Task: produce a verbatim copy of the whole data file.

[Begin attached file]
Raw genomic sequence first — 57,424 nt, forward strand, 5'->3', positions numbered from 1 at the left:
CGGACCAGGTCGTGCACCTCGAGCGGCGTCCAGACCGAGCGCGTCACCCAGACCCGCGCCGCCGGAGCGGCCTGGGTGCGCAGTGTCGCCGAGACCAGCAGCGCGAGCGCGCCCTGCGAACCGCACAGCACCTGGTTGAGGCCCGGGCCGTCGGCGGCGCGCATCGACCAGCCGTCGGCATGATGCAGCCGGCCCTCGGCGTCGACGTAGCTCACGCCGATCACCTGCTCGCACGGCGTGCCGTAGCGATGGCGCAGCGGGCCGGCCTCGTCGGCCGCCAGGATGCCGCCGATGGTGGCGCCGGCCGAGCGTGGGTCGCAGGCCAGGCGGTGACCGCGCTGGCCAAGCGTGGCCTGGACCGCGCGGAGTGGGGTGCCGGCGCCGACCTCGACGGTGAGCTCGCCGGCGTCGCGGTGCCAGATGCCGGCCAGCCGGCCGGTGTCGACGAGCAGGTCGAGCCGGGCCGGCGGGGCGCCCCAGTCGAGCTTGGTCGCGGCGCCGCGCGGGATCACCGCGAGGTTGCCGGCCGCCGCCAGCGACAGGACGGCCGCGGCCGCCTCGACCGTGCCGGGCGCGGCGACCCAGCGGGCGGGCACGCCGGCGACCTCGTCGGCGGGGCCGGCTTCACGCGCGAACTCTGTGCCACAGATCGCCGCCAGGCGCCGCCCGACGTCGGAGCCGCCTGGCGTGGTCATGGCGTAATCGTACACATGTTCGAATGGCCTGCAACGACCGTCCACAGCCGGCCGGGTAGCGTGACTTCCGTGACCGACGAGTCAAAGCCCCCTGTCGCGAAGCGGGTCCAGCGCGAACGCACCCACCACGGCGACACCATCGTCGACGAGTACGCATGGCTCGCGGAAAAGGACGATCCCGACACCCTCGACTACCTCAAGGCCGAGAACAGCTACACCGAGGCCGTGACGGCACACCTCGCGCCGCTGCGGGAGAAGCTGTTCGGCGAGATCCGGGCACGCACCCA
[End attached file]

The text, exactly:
Raw genomic sequence first — 57,424 nt, forward strand, 5'->3', positions numbered from 1 at the left:
CGGACCAGGTCGTGCACCTCGAGCGGCGTCCAGACCGAGCGCGTCACCCAGACCCGCGCCGCCGGAGCGGCCTGGGTGCGCAGTGTCGCCGAGACCAGCAGCGCGAGCGCGCCCTGCGAACCGCACAGCACCTGGTTGAGGCCCGGGCCGTCGGCGGCGCGCATCGACCAGCCGTCGGCATGATGCAGCCGGCCCTCGGCGTCGACGTAGCTCACGCCGATCACCTGCTCGCACGGCGTGCCGTAGCGATGGCGCAGCGGGCCGGCCTCGTCGGCCGCCAGGATGCCGCCGATGGTGGCGCCGGCCGAGCGTGGGTCGCAGGCCAGGCGGTGACCGCGCTGGCCAAGCGTGGCCTGGACCGCGCGGAGTGGGGTGCCGGCGCCGACCTCGACGGTGAGCTCGCCGGCGTCGCGGTGCCAGATGCCGGCCAGCCGGCCGGTGTCGACGAGCAGGTCGAGCCGGGCCGGCGGGGCGCCCCAGTCGAGCTTGGTCGCGGCGCCGCGCGGGATCACCGCGAGGTTGCCGGCCGCCGCCAGCGACAGGACGGCCGCGGCCGCCTCGACCGTGCCGGGCGCGGCGACCCAGCGGGCGGGCACGCCGGCGACCTCGTCGGCGGGGCCGGCTTCACGCGCGAACTCTGTGCCACAGATCGCCGCCAGGCGCCGCCCGACGTCGGAGCCGCCTGGCGTGGTCATGGCGTAATCGTACACATGTTCGAATGGCCTGCAACGACCGTCCACAGCCGGCCGGGTAGCGTGACTTCCGTGACCGACGAGTCAAAGCCCCCTGTCGCGAAGCGGGTCCAGCGCGAACGCACCCACCACGGCGACACCATCGTCGACGAGTACGCATGGCTCGCGGAAAAGGACGATCCCGACACCCTCGACTACCTCAAGGCCGAGAACAGCTACACCGAGGCCGTGACGGCACACCTCGCGCCGCTGCGGGAGAAGCTGTTCGGCGAGATCCGGGCACGCACCCA